It's time for our first division function. This will again be a linear function
in that it divides a multiprecision integer by a single word and returns the
(single word) remainder.
This is the first time we can do substantially better than a simple for loop
(other than when we coded nn_cmp and other functions, which allowed early exit).
To get us going, we'll write a really dumb division function first. It'll just
use C's "/" and "%" operators in a for loop.
C is supposed to optimise simultaneous occurrences of / and % together in the
same piece of code to use a single processor instruction where available.
However, even with that optimisation, our function will be exceedingly slow.
We'll see why that is when we implement a not-stupid divrem1, next time around.
To emphasise its stupidity, we'll call our exceedingly dumb division function
nn_divrem1_simple. Perhaps we can use it in our test code to compare against
when we write the more sophisticated version.
Hopefully our naming conventions won't be defeated by this function, which
proceeds left to right (or most significant word first).
One doesn't usually need to write the remainder down immediately following
the quotient (though one could imagine a function operating that way).
However, it is convenient to be able to accept a "remainder-in", essentially
thought of as an extra limb of the dividend, so that divrem can be chained.
In this way, divrem1 is most similar to right shift in semantics (the latter
is just division by a power of two, after all).
Now, if we blindly try to implement this function, we quickly discover a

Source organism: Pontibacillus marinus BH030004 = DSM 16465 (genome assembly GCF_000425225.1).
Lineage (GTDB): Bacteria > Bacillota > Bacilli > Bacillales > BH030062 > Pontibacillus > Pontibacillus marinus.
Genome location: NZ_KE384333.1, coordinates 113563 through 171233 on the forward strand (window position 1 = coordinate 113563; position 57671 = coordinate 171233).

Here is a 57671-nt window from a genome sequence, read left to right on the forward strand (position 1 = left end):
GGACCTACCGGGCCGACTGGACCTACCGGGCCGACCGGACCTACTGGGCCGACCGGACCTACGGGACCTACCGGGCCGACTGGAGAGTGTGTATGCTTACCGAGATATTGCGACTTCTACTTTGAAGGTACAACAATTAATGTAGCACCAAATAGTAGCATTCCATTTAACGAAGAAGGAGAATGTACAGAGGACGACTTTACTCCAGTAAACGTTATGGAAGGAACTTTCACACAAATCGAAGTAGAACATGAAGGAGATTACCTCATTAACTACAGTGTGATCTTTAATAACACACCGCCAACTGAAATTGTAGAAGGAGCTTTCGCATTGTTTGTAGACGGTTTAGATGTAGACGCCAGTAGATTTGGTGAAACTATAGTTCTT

problem. Even if we work with double words, a division of a two limb quantity
by a single limb can be problematic.
We can illustrate this using decimal digits, instead of machine words. Suppose
we divided 94 by 7. The resulting quotient is 13 with remainder 3 (I hope!).
The point is, the quotient takes up two "words" 1 and 3, not just a single
We can get around it by reducing the top word first. We have 9 divide 7 is 1
remainder 2. Thus the first word of our quotient is 1. Now we are left with
24 divide 7. This time the quotient is 3 with remainder 3 and everything is
fine. Note the remainder, 3, is less than 7.
The critical thing to note is that once we get things started, everything
works fine from then on. The top word in our double words are always reduced
modulo the divisor after the first iteration.
So the almost trivial algorithm almost works, except for the lead-in, where
we have to get things right. After that, we can divide our dividend word on
word until we reach the bottom, where we'll have a single limb remainder.
Now as mentioned, it is also convenient to supply a "carry-in". This acts like
an additional limb of the dividend. Assuming this carry-in was reduced mod
the divisor, we find that we end up with as many words in our quotient as we
had in our original dividend.
Clearly however, if the carry-in is not reduced, we will end up with even one
more quotient limb! However, there is an easy way to avoid this problem.
We simply decide to restrict the carry-in to be reduced modulo the divisor!
This restriction is not a problematic restriction because we will still be
able to chain our division functions together with this restriction (so long
as we use the same divisor throughout).
Anyhow, with this restriction, the quotient will have precisely the same number
of limbs as the dividend, and since we'll start with the carry-in, not the top
limb of the dividend, and that carry-in will already be reduced, there is no
bootstrapping iteration required, i.e. the problem of a non-reduced first limb
as explained above, simply doesn't exist.
In this way we avoid any complex feed-in and wind-down code, and as for all
the functions so far, the length m can be zero. The result is satisfyingly
symmetric, even if it is terribly slow.
In the test code, if q = a / c with remainder r, we can check that a = q*c + r.
We can use the functions we have already implemented, including our mul1_c code
to verify this.
We also check that passing in a reduced carry-in results in a correct result,
by chaining two divisions together.
This will do for today, as a more serious implementation of divrem1 will
require much more serious code. We'll take a look at that next time.
The github branch here v0.7 is for this post.
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